Summit Up 5-2-10
Good morning and welcome to Summit Up, the world’s only daily column powered by deep-fried protein sans bread.
All that hype over KFC’s new Double Down effectively caused us to break down and give the bread-less sandwich a try.
And the way people are freaking out about gluten these days, we figure “two thick and juicy boneless white meat chicken filets, two pieces of bacon, two melted slices of Monterey Jack and pepper jack cheese and Colonel’s Sauce,” according to http://www.kfc.com, couldn’t be too hard on our impeccable health.
It came in a box. It wasn’t as big as we thought it would be, but the thing still kept our gut busy for a solid three hours before we needed to chomp down some honey-roasted cashews.
To be sure, we didn’t miss the bread.
A biscuit – or perhaps a slice of fruit – would be a nice add-on, though.
The large-cut fries were a little much; perhaps coleslaw would be a more appropriate side dish to the #8 combo meal we thoroughly enjoyed.
The coming-together of products from the three big meat groups – pig, cow, and chicken – was a match made somewhere south of heaven.
In other news, today kicks off the 96th annual Be Kind to Animals week, according to an e-mail from our friends at Summit County Animal Shelter.
The celebration is marked with special events to raise animal awareness and appreciate the bond between human and critter.
Locally, letters were sent to elementary schools and the middle school asking that students submit posters illustrating what it means to be kind to animals.
“One artist from each grade will be selected to have a shelter animal named after him or her,” according to the e-mail.
“Engel Enterprises is donating prize money for one artist in each middle-school grade. The elementary student’s posters are due at the animal shelter by Saturday April 24th. The Middle School posters will be due to Ms. Fishman’s office by Friday, April 23rd,” according to the e-mail.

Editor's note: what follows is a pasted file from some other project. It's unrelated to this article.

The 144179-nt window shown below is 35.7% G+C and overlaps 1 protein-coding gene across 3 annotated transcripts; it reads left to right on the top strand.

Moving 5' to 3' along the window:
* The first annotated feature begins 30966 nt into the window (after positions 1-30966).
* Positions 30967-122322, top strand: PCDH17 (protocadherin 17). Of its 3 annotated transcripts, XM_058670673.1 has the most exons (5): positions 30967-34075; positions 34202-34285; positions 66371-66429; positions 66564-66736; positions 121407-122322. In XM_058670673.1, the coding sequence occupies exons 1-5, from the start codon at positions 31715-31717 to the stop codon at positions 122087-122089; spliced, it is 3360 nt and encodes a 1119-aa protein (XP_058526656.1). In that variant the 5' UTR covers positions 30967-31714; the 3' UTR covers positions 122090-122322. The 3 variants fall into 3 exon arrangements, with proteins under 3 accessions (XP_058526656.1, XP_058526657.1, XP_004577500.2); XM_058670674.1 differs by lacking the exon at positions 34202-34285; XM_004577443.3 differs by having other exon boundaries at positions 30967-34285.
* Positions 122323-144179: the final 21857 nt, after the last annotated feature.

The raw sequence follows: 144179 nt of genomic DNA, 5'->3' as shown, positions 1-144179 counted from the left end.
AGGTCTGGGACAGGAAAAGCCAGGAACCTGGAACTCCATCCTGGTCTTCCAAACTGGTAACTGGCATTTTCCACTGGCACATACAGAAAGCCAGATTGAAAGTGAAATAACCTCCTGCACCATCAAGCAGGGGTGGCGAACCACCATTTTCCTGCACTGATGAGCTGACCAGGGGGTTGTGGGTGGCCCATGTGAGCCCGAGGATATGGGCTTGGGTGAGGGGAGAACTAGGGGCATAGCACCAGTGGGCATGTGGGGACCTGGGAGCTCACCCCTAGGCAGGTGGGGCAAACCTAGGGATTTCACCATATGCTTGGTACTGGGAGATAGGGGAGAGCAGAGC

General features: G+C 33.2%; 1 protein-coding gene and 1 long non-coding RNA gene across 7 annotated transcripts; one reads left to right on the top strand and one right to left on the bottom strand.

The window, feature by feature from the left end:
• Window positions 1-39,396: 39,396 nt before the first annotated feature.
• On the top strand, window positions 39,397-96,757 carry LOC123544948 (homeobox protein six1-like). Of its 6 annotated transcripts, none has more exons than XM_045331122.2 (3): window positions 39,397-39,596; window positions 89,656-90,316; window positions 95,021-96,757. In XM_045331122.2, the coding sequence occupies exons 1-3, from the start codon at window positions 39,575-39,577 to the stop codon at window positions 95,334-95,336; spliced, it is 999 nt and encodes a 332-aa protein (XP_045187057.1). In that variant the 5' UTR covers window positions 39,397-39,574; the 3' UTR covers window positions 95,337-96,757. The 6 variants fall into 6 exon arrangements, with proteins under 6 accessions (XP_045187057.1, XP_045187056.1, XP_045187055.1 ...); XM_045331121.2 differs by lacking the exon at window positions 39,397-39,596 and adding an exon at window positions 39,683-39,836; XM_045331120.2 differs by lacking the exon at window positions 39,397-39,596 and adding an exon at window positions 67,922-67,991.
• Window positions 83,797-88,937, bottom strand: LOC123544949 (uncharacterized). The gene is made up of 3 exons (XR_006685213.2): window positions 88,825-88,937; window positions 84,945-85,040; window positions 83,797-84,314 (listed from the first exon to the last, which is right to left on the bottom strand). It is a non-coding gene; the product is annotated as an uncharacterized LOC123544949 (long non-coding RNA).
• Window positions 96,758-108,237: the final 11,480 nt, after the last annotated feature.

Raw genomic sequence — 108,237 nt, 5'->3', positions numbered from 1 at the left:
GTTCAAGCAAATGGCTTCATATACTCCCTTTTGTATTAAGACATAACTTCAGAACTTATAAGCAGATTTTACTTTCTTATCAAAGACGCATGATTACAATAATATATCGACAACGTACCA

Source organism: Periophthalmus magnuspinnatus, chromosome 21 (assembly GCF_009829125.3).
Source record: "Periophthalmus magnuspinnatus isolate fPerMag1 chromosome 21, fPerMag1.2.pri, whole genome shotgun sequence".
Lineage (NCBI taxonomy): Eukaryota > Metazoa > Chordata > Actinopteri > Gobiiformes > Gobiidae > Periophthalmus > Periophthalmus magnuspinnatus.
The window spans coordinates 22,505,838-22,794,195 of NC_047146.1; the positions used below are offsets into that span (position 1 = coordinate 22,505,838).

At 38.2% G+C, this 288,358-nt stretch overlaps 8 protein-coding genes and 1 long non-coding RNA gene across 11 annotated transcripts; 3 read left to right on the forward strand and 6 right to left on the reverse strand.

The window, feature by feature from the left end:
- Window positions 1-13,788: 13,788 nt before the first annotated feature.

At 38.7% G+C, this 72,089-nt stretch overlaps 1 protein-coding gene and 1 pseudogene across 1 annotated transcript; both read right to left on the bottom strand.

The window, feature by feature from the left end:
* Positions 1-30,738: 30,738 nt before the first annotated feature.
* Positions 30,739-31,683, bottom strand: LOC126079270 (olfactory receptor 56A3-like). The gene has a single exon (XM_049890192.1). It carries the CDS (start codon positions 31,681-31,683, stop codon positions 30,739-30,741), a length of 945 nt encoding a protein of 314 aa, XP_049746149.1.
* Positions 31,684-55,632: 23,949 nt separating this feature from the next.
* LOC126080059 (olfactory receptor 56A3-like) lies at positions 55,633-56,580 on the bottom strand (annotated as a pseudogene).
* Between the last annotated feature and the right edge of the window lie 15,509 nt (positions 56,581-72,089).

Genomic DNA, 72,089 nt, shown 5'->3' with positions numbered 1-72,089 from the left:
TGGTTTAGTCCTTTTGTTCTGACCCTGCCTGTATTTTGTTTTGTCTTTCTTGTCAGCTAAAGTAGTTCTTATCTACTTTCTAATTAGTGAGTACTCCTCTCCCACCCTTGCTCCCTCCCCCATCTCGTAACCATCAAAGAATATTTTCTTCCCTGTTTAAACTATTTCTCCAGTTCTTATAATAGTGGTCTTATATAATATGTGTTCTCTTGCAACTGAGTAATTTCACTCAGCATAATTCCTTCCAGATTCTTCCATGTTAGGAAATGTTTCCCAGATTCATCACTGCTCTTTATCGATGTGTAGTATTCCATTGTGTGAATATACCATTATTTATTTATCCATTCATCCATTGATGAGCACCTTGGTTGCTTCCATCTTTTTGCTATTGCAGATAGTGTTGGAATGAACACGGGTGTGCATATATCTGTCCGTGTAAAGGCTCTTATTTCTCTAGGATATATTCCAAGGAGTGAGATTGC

The posters are to be posted across the county, and an adopt-a-thon is scheduled at the shelter May 8 from 10 a.m. to 3 p.m. as Be Kind to Animals week concludes.
The shelter offers the following suggestions for showing animal appreciation:
– Commit to adopting your next pet from an animal shelter
– Report any suspected animal abuse or neglect
– Donate to or volunteer at your local animal shelter
– Spay or neuter your pets and encourage friends and family to do so
– Plant flowers in your yard to attract butterflies and hummingbirds
More suggestions are available at http://www.americanhumane.org.
If there’s anything as satisfying as the companionship of a canine, it must be the glory of hunting down a cervidae (moose, red deer, reindeer, roe or chital – they’re all good).
We Coloradans are fortunate to live in an area chock full of ruminant mammals.
People travel from across the planet to hunt our animals, and we pay only a fraction of what they pay for the same opportunities.
So get out there and take advantage of them.
We’ve had a fair share of hunting experiences in this great country. From squirrel to turkey, deer to bird, we’ve unloaded firearms on wild beasts with the precision of fighter pilots.
The truly noble predator chases down prey with a bow and arrow.
We’ve dabbled in archery but always find ourselves going back to the big guns. Oh my, oh my, there’s nothing like the kick of a .308 Winchester to your chest as you gaze down the scope to see a great trophy buck collapse to the ground.
It’s a great sport that through time has maintained its elegance despite the advent of processed chicken chunks.
It’s Sunday, and we’re wiping the grease off our mitts as we hanker for the gamy taste of venison.
Support Local Journalism
Support Local Journalism
As a Summit Daily News reader, you make our work possible.
Your donation will be used exclusively to support quality, local journalism.
If you don't follow the rules, your comment may be deleted.
User Legend: Moderator Trusted User